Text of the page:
Carlyle Begay

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Carlyle Begay
Carlyle Begay.gif
Arizona State Senate, District 7
Incumbent
In office
August 6, 2013 - present
Term ends
January 5, 2015
Years in position 1
PartyDemocratic
Compensation
Base salary$24,000/year
Per diem$35/day for the first 120 days of regular session and for special sessions and $10/day thereafter.
Elections and appointments
Last electionNovember 4, 2014
Term limitsN/A
Websites
Office website
Campaign website
CandidateVerification
Carlyle Begay is a Democratic member of the Arizona State Senate, representing District 7. He was first appointed to the chamber on July 31, 2013, following the resignation of Jack C. Jackson, Jr. (D).[1]

Committee assignments

2013-2014

At the beginning of the 2013 legislative session, Begay served on the following committees:

Arizona Committee Assignments, 2013
Education
Government and Environment
Natural Resources and Rural Affairs

Elections

2014

See also: Arizona State Senate elections, 2014

Elections for the office of Arizona State Senate took place in 2014. A primary election took place on August 26, 2014. The general election was held on November 4, 2014. The signature-filing deadline for candidates wishing to run in this election was May 28, 2014. Incumbent Carlyle Begay defeated Eric Descheenie and Representative Jamescita Peshlakai in the Democratic primary and defeated Kelly Gneiting (Americans Elect of Arizona) in the general election.[2][3][4]

Arizona State Senate District 7, General Election, 2014
Party Candidate Vote % Votes
     Democratic Green check mark transparent.pngCarlyle Begay Incumbent 83.7% 38,513
     Independent Kelly Gneiting 16.3% 7,494
Total Votes 46,007

Arizona State Senate, District 7 Democratic Primary, 2014
Candidate Vote % Votes
Green check mark transparent.pngCarlyle Begay Incumbent 43.2% 10,331
Eric Descheenie 28.8% 6,900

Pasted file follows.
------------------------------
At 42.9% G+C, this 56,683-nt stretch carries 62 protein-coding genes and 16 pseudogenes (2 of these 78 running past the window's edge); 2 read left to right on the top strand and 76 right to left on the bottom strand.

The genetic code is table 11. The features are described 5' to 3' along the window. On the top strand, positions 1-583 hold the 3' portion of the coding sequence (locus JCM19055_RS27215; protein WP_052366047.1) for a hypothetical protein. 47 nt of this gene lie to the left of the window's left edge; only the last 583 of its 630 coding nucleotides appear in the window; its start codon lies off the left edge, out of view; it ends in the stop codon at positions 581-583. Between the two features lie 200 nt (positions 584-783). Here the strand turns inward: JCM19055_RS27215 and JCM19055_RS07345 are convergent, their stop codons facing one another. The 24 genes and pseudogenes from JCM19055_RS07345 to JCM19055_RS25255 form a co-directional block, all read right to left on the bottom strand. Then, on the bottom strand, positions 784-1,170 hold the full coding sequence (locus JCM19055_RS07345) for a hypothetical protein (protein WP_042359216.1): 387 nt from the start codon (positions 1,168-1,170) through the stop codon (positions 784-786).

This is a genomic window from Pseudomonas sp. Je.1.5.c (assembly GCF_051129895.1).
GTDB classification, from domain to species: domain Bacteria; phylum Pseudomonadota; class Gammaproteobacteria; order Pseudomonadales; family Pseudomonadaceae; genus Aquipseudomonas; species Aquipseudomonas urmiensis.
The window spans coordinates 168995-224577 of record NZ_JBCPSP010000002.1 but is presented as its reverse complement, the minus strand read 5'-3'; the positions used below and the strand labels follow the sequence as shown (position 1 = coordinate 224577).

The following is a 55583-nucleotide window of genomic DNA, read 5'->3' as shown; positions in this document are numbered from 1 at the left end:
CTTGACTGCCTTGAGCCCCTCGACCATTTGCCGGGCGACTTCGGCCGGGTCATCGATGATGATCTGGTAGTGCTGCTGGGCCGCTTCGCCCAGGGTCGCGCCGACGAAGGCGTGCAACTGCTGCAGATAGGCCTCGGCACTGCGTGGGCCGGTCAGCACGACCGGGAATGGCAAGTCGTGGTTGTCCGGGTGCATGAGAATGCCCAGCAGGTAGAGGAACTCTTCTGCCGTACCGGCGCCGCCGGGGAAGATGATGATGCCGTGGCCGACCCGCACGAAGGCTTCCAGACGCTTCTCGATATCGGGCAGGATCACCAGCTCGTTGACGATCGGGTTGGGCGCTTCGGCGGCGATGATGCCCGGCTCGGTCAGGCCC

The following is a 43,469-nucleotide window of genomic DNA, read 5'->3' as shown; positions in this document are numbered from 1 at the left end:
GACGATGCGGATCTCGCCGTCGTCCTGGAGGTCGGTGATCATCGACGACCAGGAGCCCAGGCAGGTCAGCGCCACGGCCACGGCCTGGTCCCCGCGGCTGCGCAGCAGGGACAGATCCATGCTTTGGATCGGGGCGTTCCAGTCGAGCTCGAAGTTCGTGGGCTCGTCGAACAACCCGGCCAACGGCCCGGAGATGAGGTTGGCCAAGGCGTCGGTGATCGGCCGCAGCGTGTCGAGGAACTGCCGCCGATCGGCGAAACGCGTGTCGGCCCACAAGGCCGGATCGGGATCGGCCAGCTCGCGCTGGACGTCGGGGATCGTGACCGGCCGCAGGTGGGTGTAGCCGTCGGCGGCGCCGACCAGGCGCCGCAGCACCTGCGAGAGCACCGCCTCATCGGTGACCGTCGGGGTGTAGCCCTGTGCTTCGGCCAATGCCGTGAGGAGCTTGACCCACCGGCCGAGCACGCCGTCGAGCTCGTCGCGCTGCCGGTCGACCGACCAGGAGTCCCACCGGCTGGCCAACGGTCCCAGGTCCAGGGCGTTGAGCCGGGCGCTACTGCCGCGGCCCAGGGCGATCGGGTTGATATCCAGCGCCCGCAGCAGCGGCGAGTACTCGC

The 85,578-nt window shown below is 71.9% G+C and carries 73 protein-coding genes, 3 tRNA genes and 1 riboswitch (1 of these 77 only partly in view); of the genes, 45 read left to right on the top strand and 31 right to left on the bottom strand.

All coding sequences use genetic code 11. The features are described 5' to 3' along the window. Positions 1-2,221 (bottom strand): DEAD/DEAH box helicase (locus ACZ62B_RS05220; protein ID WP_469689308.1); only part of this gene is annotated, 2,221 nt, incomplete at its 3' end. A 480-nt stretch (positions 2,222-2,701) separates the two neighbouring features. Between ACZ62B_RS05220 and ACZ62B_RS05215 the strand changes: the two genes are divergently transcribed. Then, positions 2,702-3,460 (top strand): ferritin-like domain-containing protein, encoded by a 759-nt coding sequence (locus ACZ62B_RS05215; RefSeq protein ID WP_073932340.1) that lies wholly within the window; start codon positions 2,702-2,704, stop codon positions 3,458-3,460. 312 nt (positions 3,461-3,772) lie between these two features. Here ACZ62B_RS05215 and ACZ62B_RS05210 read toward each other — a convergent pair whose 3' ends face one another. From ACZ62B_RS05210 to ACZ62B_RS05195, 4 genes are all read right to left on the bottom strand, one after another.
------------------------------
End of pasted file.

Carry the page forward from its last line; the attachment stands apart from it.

Jamescita Peshlakai 28% 6,700
Total Votes 23,931

Controversies

Residency challenge

Following his swearing-in, Begay's residency was called into question by Rep. Albert Hale (D), who had sought appointment to the District 7 seat. Earlier in 2013, during confirmation to the Industrial Development Authority Board, Begay told the Arizona State Legislature that he resided in Gilbert in Maricopa County. On July 22, 2013, Begay changed his voter registration to Ganado in Apache County. The Arizona Constitution requires that a legislator be a resident of the county he or she is elected from for "at least one year" prior. At the time, state law also required that appointed legislators must live in the same district and carry the same party affiliation as the legislator being replaced. In September 2013, the chairman of the Apache County Board of Supervisors told county attorneys not to mount a formal legal challenge.[5][6]

On September 23, 2013, Arizona Solicitor General Robert Ellman said in a letter to Hale's attorney, Tom Ryan, that he would not investigate Begay's residency, but that Hale could pursue his own lawsuit. The following month, Ryan said that Hale would not go forward with a legal challenge, citing time and money.[7][8]

Scorecards

See also: State legislative scorecards and State legislative scorecards in Arizona

Legislative scorecards are used to evaluate elected public officials based on voting record. Some scorecards are created by political advocacy groups with a focus on specific issues, while others are developed by newspapers and are broad in scope. Scorecards are meant to be used as a tool for voters to have a quick picture of whether their views align with a particular legislator's record.

Because scorecards can be specific to particular issues or general to a state’s legislative term, for example, each report should be considered on its own merits. Each entity that publishes these reports uses different methodologies and definitions for the terms used.

An overview for scorecards in all 50 states can be found on this page. To contribute to the list of Arizona scorecards, email suggestions to scorecards@ballotpedia.org.

Please see our writing guidelines if you would like to add results from an individual scorecard to this legislator's profile.

2014

In 2014, the 51st Arizona State Legislature was in session from January 13 to April 24.[9]

Legislators are scored on their stances on conservative fiscal policy.
Legislators are scored on their votes on ASBA's legislative priority bills.
Legislators are scored on their stances on animals and animal protection.
Legislators are scored on their stances on secular policy.
Legislators are scored on their votes on "anti-environmental" and "anti-democracy" bills.

2013

In 2013, the 51st Arizona State Legislature was in session from January 14 to June 14.[9]

Legislators are scored on their stances on conservative fiscal policy.
Legislators are scored on their votes on bills related to small business.
Legislators are scored on "their support of principles of limited constitutional government."
Legislators are scored on their stances on animals and animal protection.
Legislators are scored on their stances on secular policy.
Legislators are scored on their votes on "anti-environmental" and "anti-democracy" bills.

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See also

External links

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References